Christopher Devlin estimated a Catholic priest's chance of survival in England in 1586 as one in three. Southwell led the active but disguised and secret life of a pastor for six years, working mostly in and around London except for some journeys into the Midlands. For much of this period he lived under the protection of Anne, countess of Arundel, whose husband, the earl, was a prisoner in the Tower of London. In June 1592 the notorious priest hunter Richard Topcliffe succeeded in capturing Southwell. Topcliffe, Elizabeth I's servant and favorite, "an atrocious psychopath," in Geoffrey Hill's words, was allowed to torture prisoners in his own house. Southwell was in this man's hands and then in the hands of Privy Council interrogators and torturers for a month; news of his transfer to solitary confinement in the Tower was a relief to his friends.

After more than two years' imprisonment he was moved to the notorious cell in Newgate called Limbo, and his trial took place on 20 February 1595 under the statute of 1585, which had made it treason to be a Catholic priest and administer the sacraments in England. He was found guilty and was executed the next day by hanging, drawing, and quartering. At his trial Southwell said that he had been tortured ten times and would rather have endured ten executions. Pierre Janelle, who quotes the records in detail, writes that Southwell made of his trial and execution "a work of art of supreme beauty." He was thirty-three at his death. Pope Paul VI canonized him on 25 October 1970 as one of the Forty Martyrs of England and Wales.

Remember that I'll be on the Son Rise Morning Show, produced by Sacred Heart Radio for the EWTN Radio Network, around 7:45 a.m. Eastern/6:45 a.m. Central to discuss this great saint, poet, and martyr.

Happy Birthday to Blessed John Henry Newman

From Blessed John Paul II in 2001:

On the occasion of the second centenary of the birth of the Venerable Servant of God John Henry Newman, I gladly join you, your Brother Bishops of England and Wales, the priests of the Birmingham Oratory and a host of voices throughout the world in praising God for the gift of the great English Cardinal and for his enduring witness.

As Newman pondered the mysterious divine plan unfolding in his own life, he came to a deep and abiding sense that "God has created me to do Him some definite service. He has committed some work to me which he has not committed to another. I have my mission" (Meditations and Devotions). How true that thought now appears as we consider his long life and the influence which he has had beyond death. He was born at a particular time – 21 February 1801; in a particular place – London; and to a particular family – the firstborn of John Newman and Jemima Fourdrinier. But the particular mission entrusted to him by God ensures that John Henry Newman belongs to every time and place and people.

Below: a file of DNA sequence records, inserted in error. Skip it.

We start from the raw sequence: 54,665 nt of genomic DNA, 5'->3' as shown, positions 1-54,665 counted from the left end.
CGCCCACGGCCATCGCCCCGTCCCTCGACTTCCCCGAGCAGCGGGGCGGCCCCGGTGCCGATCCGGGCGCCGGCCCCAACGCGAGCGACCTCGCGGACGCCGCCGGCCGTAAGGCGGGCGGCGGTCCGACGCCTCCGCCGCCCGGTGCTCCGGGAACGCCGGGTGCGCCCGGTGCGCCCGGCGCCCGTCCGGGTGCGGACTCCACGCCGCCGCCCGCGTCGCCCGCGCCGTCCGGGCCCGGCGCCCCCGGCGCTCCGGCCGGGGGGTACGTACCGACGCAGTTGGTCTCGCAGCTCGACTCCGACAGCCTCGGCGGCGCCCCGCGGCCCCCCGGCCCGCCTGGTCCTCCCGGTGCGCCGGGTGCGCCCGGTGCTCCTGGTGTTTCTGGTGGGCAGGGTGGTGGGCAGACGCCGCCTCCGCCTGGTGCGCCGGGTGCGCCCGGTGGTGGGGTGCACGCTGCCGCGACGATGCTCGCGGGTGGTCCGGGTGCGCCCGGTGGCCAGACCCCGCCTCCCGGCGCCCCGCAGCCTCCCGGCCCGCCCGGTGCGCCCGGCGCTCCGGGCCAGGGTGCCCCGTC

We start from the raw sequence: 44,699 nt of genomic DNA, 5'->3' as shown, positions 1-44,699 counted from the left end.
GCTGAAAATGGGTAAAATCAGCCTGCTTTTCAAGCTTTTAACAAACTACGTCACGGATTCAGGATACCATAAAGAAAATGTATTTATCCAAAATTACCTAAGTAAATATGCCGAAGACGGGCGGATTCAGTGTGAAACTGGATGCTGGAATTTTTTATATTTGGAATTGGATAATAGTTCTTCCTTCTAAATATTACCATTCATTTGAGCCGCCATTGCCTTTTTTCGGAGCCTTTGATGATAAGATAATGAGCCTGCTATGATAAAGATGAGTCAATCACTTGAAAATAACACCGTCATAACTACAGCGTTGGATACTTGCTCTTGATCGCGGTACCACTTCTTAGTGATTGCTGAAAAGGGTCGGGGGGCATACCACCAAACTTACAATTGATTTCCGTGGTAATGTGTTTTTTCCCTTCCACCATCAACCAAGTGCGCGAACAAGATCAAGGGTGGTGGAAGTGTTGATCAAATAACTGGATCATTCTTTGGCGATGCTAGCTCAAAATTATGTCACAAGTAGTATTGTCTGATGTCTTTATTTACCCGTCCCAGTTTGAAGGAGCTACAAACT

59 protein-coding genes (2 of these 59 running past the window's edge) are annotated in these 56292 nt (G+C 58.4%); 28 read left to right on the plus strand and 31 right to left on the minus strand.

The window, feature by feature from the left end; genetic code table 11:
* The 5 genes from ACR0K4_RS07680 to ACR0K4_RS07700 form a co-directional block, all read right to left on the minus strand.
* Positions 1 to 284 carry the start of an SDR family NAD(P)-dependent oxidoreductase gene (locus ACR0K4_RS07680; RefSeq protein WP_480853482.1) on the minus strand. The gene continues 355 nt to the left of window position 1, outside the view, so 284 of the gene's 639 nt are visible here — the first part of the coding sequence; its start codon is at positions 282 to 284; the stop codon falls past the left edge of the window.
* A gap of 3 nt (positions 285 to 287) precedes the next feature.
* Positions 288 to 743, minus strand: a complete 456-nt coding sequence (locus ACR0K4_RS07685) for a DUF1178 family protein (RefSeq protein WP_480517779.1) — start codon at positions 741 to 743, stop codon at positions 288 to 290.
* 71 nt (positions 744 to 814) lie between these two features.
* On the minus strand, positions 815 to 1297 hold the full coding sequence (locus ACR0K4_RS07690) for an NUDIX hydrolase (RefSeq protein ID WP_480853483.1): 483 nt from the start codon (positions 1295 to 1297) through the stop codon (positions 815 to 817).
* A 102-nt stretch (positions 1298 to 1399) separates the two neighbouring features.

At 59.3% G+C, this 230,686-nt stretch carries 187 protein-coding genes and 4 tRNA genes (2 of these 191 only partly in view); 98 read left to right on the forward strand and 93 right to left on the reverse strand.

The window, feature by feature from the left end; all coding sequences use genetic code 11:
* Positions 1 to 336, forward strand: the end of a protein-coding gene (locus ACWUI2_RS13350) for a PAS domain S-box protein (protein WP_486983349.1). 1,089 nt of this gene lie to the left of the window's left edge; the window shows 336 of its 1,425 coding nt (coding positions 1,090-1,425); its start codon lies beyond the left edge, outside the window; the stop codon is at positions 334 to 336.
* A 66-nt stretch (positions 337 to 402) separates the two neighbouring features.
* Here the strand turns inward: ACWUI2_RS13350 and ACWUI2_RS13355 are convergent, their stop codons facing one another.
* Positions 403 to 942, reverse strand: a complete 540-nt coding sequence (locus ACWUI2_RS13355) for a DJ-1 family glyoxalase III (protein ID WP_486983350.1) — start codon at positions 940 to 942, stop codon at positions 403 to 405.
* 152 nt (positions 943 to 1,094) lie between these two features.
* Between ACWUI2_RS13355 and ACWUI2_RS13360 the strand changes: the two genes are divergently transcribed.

Newman was born in troubled times which knew not only political and military upheaval but also turbulence of soul. Old certitudes were shaken, and believers were faced with the threat of rationalism on the one hand and fideism on the other. Rationalism brought with it a rejection of both authority and transcendence, while fideism turned from the challenges of history and the tasks of this world to a distorted dependence upon authority and the supernatural. In such a world, Newman came eventually to a remarkable synthesis of faith and reason which were for him "like two wings on which the human spirit rises to the contemplation of the truth" (Fides et Ratio,Introduction; cf. ibid., 74). It was the passionate contemplation of truth which also led him to a liberating acceptance of the authority which has its roots in Christ, and to the sense of the supernatural which opens the human mind and heart to the full range of possibilities revealed in Christ. "Lead kindly light amid the encircling gloom, lead Thou me on", Newman wrote in The Pillar of the Cloud; and for him Christ was the light at the heart of every kind of darkness. For his tomb he chose the inscription: Ex umbris et imaginibus in veritatem; and it was clear at the end of his life’s journey that Christ was the truth he had found.